As a sustainable design company, we take the health of our employees and our environment into consideration every day. And though not all businesses have the same focus, it is interesting to look back on how much has changed and become the norm—both in workplaces and homes around the world. Forty-plus years ago, the idea of recycling had not yet begun to take hold in the American household. The public did not know about things like the dangers of CFCs, the importance of the ozone layer, and endangered rainforests; we had not yet faced what we now know was to come: an oil embargo, the meltdown at Three Mile Island, and Love Canal. But, awareness was emerging and the birth of that awareness can be almost directly traced to April 22, 1970—the first Earth Day and the beginning of the modern environmental movement.
In 1970, Earth Day founder Gaylord Nelson was a senator from Wisconsin when he was shaken by the 1969 Santa Barbara oil spill and by seeing Ohio’s polluted Cuyahoga River burst into flames. At that time, all across America, students were organizing protests as part of the anti-Vietnam War movement—a tactic Nelson decided to adapt, hoping to promote environmental issues in the public consciousness and on the political agenda. At a conference in Seattle in 1969, he announced to the national media that he was organizing a national “teach-in” on the environment, which he was calling Earth Day.
Nelson, a Democrat, partnered with Republican Congressman Pete McCloskey and activist Dennis Hayes to promote the event, which was strategically scheduled for April 22, in order to fall between college spring breaks and final exams. On that day, 20 million Americans across the nation rallied in major cities like Philadelphia, Chicago, and Los Angeles. In New York, a portion of 5th Avenue was cordoned off for a rally with the mayor and actors Paul Newman and Ali McGraw. In Washington, D.C., Congress went into recess and large groups gathered to hear political leaders speak alongside musician and activist Pete Seeger. Organizations that were fighting against various environmental ills like oil spills, polluting power plants, toxic dumps, harmful pesticides, and wildlife extinction united under one larger, common cause.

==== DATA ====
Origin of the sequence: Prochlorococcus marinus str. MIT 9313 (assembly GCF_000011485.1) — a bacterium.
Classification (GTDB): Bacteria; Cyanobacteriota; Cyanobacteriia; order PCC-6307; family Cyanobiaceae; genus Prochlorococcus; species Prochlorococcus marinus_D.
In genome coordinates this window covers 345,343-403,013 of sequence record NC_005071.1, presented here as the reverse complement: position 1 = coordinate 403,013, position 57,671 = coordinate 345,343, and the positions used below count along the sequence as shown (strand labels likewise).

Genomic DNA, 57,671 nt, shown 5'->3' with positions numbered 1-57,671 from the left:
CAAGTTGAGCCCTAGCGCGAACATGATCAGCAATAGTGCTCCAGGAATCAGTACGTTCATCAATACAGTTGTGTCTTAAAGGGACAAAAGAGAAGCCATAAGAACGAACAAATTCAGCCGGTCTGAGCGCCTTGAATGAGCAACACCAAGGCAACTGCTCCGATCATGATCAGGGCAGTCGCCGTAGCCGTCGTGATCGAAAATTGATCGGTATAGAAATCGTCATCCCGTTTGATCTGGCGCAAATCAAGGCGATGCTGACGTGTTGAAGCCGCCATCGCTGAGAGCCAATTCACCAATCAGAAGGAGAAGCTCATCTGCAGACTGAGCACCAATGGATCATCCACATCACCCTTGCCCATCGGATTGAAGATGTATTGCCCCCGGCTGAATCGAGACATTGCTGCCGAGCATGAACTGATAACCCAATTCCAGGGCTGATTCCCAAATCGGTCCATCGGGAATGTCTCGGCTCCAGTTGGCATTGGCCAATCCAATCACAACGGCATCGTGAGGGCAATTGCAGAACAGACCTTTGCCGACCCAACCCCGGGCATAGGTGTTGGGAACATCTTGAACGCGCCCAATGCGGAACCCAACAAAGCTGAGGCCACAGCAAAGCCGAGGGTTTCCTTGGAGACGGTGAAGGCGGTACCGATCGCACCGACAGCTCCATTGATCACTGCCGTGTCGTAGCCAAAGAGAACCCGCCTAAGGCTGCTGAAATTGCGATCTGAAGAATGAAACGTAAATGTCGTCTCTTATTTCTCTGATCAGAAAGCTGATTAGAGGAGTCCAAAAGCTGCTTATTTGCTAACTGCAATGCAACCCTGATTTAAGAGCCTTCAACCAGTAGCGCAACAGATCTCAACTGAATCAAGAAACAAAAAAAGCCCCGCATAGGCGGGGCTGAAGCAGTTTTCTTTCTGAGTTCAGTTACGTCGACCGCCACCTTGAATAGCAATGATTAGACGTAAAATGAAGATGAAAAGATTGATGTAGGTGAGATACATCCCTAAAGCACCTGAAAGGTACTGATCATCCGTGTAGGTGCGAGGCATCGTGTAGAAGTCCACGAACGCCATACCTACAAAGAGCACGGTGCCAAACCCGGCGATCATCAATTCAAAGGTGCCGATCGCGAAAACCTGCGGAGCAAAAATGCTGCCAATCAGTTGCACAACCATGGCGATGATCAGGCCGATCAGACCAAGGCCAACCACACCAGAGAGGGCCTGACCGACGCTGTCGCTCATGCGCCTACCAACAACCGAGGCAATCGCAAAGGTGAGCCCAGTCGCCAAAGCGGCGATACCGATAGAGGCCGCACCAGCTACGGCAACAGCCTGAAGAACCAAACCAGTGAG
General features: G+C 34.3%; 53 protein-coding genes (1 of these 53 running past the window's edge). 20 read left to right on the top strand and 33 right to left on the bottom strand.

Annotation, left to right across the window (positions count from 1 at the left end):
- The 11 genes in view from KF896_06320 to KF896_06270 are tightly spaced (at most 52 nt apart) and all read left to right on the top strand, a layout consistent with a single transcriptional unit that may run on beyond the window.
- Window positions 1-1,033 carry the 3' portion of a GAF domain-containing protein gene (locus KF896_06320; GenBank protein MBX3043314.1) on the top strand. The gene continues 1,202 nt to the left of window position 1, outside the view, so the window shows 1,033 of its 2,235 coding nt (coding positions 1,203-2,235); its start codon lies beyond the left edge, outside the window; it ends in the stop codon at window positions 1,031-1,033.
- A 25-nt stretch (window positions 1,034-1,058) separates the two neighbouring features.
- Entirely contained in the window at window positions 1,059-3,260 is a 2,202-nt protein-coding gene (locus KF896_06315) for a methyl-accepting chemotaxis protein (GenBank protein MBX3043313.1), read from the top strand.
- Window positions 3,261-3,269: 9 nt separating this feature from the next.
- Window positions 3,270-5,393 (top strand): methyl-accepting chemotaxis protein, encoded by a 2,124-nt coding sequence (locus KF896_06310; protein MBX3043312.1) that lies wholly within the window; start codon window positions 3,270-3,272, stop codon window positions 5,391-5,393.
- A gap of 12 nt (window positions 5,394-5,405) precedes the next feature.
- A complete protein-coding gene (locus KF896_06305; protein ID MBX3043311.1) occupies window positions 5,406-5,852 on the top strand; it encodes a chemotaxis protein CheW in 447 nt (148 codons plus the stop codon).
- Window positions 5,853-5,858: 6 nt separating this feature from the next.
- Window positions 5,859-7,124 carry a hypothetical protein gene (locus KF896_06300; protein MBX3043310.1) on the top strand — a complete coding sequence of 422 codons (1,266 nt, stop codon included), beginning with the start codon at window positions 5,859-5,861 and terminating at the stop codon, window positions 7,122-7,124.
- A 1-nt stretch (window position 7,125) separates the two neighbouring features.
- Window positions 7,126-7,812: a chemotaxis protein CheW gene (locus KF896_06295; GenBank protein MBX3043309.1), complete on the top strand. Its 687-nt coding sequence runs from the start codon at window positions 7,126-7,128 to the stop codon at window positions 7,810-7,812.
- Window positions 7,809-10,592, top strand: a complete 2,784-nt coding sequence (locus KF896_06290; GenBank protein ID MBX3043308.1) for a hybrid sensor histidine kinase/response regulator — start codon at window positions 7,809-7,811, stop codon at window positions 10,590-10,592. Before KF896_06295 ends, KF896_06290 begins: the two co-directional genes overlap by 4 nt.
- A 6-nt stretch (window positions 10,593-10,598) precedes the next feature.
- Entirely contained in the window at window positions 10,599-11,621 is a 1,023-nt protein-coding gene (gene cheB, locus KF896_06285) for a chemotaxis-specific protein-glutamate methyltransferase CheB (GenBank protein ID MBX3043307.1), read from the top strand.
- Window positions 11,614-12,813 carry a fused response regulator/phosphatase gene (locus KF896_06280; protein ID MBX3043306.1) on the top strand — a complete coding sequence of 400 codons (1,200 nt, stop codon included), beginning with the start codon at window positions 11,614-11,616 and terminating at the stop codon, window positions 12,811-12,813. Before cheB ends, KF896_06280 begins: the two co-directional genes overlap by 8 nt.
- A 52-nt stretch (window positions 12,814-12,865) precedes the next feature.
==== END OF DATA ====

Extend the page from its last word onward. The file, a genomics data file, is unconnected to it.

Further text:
According to Nelson, “Earth Day worked because of the spontaneous response at the grassroots level. We had neither the time nor resources to organize 20 million demonstrators and the thousands of schools and local communities that participated. That was the remarkable thing about Earth Day—it organized itself.” That first Earth Day transformed the way the public viewed environmental issues. According to the Environmental Protection Agency, (created in December 1970, in an almost direct response to Earth Day initiatives) public opinion polls reflected a permanent change in national priorities immediately following those events. The event also united disparate political parties, ultimately influencing the passage of the Clean Water, Clean Air, Toxic Substances Control, and Endangered Species Acts—among others.
There is much that still needs to be changed and improved with regard to environmental protection and human welfare (particularly in our own industry). But we should appreciate the number of things that—largely thanks to Earth Day and the environmental movement—are now fairly common: recycling and purchasing recycled products; solar and wind energy technology; low-emission, hybrid, and battery-powered vehicles; home goods like compact fluorescent light bulbs, rechargeable batteries, and low flush toilets; electronics take-back programs, even reusable shopping bags.
As part of our commitment to responsible production, your goods will always be delivered to you via carbon neutral shipping.
Photos by Robert Rausch